Accessibility links

Breaking News

Baltic States: Three Presidents Sign Charter With U.S.

Washington, 16 January 1998 (RFE/RL) -- The presidents of Estonia, Latvia, and Lithuania will go to the White House today (Friday) for the ceremonial signing of a U.S.-Baltic Charter of Partnership.

The charter in 49 paragraphs expresses U.S. support for Baltic aspirations to join NATO, affirms their right to join any security or other international organization and, among other things commits the signatories to respect human rights and basic civic freedoms.

It also establishes a permanent joint commission to deepen economic and scientific cooperation between the United States and the three Baltic countries.

At a reception for the three presidents last night, the head of Radio Free Europe and Radio Liberty, Tom Dine, said that in years to come the charter will be seen as a remarkable step toward the full and complete reintegration of Estonia, Latvia and Lithuania into Europe and into the West.

The presidents Lennart Meri of Estonia, Guntis Ulmanis of Latvia, and Algirdas Brazauskas of Lithuania took time out from a busy schedule of joint public appearances and private bilateral meetings with trade and investment officials to attend the RFE/RL reception and thus demonstrate their support for the Radios.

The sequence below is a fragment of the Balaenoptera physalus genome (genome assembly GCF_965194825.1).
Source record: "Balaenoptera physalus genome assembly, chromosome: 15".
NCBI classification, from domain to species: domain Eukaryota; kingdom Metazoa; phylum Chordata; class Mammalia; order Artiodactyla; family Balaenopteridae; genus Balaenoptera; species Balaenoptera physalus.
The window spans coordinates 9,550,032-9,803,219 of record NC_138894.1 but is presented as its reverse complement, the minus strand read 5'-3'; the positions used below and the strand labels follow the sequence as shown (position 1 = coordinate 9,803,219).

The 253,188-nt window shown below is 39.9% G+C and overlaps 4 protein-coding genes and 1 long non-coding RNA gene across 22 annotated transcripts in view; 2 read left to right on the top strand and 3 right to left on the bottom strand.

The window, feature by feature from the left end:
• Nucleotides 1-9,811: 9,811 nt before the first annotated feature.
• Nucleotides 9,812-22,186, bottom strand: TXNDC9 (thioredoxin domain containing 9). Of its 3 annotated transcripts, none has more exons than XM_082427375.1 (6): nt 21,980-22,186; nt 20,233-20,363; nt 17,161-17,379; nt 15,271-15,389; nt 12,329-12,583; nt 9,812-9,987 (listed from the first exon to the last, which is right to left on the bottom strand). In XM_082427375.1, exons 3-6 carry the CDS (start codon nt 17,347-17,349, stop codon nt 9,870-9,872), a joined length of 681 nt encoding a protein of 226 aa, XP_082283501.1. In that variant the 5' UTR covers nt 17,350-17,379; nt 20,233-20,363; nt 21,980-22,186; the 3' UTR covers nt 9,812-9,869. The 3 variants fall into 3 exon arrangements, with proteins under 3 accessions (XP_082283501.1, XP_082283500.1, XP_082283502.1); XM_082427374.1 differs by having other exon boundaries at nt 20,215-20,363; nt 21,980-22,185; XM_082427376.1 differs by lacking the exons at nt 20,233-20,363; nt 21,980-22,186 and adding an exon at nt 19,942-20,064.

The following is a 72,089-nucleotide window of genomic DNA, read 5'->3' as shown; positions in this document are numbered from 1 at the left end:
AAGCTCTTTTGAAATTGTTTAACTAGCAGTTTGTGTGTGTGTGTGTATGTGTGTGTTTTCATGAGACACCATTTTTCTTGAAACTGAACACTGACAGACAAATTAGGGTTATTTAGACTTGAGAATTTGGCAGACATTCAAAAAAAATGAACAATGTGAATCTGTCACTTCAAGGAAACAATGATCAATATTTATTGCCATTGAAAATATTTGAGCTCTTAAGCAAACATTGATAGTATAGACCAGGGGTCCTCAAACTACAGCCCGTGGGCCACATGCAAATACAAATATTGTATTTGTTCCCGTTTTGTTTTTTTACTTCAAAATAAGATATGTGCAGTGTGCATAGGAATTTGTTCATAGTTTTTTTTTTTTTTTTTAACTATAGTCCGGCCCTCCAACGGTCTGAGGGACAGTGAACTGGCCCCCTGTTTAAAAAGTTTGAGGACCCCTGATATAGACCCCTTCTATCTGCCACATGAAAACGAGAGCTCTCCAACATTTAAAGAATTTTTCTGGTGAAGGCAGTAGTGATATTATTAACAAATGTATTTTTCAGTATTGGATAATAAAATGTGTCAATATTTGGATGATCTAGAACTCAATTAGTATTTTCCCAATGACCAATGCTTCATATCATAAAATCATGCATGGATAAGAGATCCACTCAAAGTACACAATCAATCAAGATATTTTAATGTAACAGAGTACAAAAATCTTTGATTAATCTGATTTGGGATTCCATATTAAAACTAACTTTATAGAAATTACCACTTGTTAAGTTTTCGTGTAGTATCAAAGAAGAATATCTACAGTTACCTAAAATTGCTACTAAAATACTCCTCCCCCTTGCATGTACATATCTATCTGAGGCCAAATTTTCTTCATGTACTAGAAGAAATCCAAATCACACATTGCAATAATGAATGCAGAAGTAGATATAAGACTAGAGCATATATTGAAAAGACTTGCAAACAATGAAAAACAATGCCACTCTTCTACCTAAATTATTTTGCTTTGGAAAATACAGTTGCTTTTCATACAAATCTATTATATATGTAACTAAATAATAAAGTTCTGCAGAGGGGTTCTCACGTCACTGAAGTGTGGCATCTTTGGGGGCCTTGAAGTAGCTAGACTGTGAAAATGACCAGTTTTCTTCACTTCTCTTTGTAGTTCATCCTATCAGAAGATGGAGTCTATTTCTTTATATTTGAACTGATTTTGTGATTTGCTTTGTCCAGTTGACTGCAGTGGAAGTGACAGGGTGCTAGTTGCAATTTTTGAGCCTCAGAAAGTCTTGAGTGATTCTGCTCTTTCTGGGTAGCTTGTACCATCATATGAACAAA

Dine called the event "an extended family affair" because of RFE/RL's historic role in supporting Baltic independence and freedom of information during the years of Soviet occupation.

He said the informal gathering was "a celebration of recognition, a celebration of democracy."

Dine said "RFE/RL has always had the closest ties with the three Baltic countries in the darkest years of Soviet occupation, in the time of revolutionary recovery of independence and now as they complete the process of establishing democracy."

He said the presence of the three presidents in Washington, documents the advances they have made toward democracy, but also raises questions about the need for RFE/RL in their countries.

He said the Radios now have a different role to play in former communist countries. "We want to provide a model of the highest quality journalism in societies that are now open, where free press and free speech reign," he said, adding "we are going to be with you in the future as you build democracy."

Today's ceremony at the White House concludes the three-day official visit of the Baltic presidents.

But they are expected to remain in the U.S. capital for meetings with representatives of the Baltic American community on Saturday.

Some Lithuanian American activists have criticized the charter for failing to provide security guarantees for the Baltic nations.